Effect of sustained cyclovergence on eye alignment: Rapid torsional phoria adaptation

Matthew J. Taylor, Dale C. Roberts, David S. Zee

Research output: Contribution to journalArticlepeer-review


PURPOSE. To describe adaptive changes in torsional alignment that follow sustained cyclovergence in healthy humans. METHODS. Eye movements were recorded binocularly from four healthy subjects using dual-coil scleral annuli. Cyclovergence movements were evoked over periods of 30 to 150 seconds using a stereoscopic display, presenting gratings of lines arranged horizontally, vertically, or at 45°, subtending angles of up to 48°. In- and excyclodisparities of 5°were introduced and removed in a single-step fashion. After stimulation, the time course and magnitude of the decay in cyclovergence was compared with the subject either in darkness or viewing a baseline stimulus of zero cyclodisparity. RESULTS. As reported previously, the cyclovergence response to incyclodisparities was greater than to excyclodisparities. After sustained excyclovergence, however, in all subjects and in response to all orientations of the gratings, the decay in darkness was incomplete, implying an adaptive change in torsional alignment. In response to the horizontal gratings, for incyclovergence there was also an incomplete decay in darkness but to a lesser degree than in response to excyclovergence, and in only three of four subjects. The incyclovergence evoked by the oblique and vertical gratings was of small magnitude, and its decay was unaffected by the presence or absence of a visual stimulus. CONCLUSIONS. After sustained cyclovergence, its decay in the absence of a visual stimulus may be incomplete. The residual component may be interpreted, by analogy with horizontal and vertical vergence, as reflecting so-called phoria adaptation for torsional alignment.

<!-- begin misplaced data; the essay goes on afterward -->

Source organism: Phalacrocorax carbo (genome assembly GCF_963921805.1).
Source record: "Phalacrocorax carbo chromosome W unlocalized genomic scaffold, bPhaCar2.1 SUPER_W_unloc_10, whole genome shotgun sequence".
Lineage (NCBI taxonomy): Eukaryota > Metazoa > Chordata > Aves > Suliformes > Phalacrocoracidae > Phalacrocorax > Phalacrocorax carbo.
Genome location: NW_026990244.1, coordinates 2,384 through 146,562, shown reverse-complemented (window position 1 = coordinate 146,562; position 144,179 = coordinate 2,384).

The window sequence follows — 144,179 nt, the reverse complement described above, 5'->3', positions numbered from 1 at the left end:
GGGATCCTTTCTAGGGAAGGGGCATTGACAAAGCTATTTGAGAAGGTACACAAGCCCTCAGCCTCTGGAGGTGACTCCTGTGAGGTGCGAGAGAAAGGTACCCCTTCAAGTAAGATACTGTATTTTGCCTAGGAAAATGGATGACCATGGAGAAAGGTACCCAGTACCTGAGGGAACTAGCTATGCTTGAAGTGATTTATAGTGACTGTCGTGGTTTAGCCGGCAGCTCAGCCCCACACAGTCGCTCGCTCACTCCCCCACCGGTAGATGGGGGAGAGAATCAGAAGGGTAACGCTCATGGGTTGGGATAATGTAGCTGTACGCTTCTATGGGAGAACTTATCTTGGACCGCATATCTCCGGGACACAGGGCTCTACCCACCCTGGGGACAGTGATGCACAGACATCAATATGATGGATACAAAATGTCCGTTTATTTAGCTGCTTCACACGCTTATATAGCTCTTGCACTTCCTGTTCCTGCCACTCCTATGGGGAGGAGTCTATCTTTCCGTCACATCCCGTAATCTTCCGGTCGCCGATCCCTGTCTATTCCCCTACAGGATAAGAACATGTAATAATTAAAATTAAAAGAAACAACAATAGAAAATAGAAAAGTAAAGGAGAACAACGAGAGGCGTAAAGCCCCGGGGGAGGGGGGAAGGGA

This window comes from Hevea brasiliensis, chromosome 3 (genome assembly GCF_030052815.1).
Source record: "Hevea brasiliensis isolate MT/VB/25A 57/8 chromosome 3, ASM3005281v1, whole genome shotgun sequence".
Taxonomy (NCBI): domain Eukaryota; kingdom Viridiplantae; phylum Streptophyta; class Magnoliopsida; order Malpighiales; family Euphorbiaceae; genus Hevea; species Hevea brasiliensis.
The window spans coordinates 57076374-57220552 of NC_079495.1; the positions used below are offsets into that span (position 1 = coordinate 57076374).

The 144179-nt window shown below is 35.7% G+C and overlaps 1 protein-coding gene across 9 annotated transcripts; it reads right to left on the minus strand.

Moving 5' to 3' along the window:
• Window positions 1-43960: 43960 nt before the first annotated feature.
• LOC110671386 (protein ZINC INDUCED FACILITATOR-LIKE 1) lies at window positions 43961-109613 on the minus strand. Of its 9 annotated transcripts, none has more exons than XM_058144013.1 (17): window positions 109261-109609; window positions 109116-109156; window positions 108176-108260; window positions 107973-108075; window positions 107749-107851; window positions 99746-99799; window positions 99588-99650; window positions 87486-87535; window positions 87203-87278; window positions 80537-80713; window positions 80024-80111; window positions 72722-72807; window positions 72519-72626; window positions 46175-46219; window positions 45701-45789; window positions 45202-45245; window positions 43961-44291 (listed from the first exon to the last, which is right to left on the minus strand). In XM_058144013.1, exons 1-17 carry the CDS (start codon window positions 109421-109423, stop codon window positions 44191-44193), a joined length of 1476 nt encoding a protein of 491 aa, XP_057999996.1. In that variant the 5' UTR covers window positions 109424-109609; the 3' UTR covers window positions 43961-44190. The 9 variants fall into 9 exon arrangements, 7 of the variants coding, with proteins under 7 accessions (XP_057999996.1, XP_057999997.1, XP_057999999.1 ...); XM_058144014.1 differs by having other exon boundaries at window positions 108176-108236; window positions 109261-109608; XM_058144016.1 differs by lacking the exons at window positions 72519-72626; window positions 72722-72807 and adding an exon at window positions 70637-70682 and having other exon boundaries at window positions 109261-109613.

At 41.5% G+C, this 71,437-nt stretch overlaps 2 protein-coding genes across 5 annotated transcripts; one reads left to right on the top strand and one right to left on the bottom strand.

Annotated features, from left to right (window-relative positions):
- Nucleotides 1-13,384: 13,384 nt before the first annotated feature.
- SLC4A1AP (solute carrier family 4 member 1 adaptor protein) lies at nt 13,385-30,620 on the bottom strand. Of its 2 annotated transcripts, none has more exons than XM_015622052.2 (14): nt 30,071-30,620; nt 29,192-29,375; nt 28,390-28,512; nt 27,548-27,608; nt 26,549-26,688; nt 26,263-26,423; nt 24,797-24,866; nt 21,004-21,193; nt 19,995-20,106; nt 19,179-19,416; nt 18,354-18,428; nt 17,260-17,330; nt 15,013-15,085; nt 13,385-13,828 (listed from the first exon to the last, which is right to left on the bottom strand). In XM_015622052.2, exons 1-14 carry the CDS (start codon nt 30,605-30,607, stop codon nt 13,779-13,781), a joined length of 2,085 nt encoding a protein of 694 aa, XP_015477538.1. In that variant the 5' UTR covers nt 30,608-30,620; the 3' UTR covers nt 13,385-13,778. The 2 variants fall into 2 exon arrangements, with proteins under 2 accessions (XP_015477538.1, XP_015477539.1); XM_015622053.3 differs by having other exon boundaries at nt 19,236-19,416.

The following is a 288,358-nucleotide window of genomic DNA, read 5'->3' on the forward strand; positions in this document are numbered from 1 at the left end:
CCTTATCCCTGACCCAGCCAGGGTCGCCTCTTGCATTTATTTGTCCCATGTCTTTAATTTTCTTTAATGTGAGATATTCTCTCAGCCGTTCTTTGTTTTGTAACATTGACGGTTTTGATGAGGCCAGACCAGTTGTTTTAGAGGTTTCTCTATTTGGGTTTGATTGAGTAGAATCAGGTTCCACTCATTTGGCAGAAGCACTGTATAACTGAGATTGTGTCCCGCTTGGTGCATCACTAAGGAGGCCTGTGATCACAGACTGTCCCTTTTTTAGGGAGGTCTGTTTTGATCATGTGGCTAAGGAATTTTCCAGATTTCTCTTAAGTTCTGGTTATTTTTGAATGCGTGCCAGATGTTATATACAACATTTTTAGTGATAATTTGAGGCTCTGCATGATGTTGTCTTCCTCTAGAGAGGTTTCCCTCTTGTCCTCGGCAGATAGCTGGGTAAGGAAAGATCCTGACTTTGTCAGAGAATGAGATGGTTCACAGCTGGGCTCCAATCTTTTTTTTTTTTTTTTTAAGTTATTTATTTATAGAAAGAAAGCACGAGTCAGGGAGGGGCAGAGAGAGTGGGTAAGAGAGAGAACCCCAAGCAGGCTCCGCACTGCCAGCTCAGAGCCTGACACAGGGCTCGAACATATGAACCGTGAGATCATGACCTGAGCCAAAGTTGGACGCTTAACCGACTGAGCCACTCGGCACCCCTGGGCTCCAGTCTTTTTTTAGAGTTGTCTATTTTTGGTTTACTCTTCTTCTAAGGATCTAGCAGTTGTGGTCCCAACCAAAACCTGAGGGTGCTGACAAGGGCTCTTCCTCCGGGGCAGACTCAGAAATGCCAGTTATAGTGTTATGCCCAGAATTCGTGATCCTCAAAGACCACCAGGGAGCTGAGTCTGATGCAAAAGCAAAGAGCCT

Original languageEnglish (US)
Pages (from-to)1076-1083
Number of pages8
JournalInvestigative Ophthalmology and Visual Science
Issue number5
StatePublished - 2000

ASJC Scopus subject areas

  • Ophthalmology
  • Sensory Systems
  • Cellular and Molecular Neuroscience

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